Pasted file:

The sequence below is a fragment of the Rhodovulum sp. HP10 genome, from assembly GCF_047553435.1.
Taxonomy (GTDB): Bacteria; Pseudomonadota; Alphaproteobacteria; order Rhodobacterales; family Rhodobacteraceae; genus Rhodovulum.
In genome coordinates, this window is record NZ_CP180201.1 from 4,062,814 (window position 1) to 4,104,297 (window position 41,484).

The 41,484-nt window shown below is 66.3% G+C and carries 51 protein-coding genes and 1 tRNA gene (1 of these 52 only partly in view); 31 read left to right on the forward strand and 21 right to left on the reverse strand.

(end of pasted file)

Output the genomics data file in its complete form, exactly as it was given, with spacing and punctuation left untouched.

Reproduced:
The sequence below is a fragment of the Rhodovulum sp. HP10 genome, from assembly GCF_047553435.1.
Taxonomy (GTDB): Bacteria; Pseudomonadota; Alphaproteobacteria; order Rhodobacterales; family Rhodobacteraceae; genus Rhodovulum.
In genome coordinates, this window is record NZ_CP180201.1 from 4,062,814 (window position 1) to 4,104,297 (window position 41,484).

The 41,484-nt window shown below is 66.3% G+C and carries 51 protein-coding genes and 1 tRNA gene (1 of these 52 only partly in view); 31 read left to right on the forward strand and 21 right to left on the reverse strand.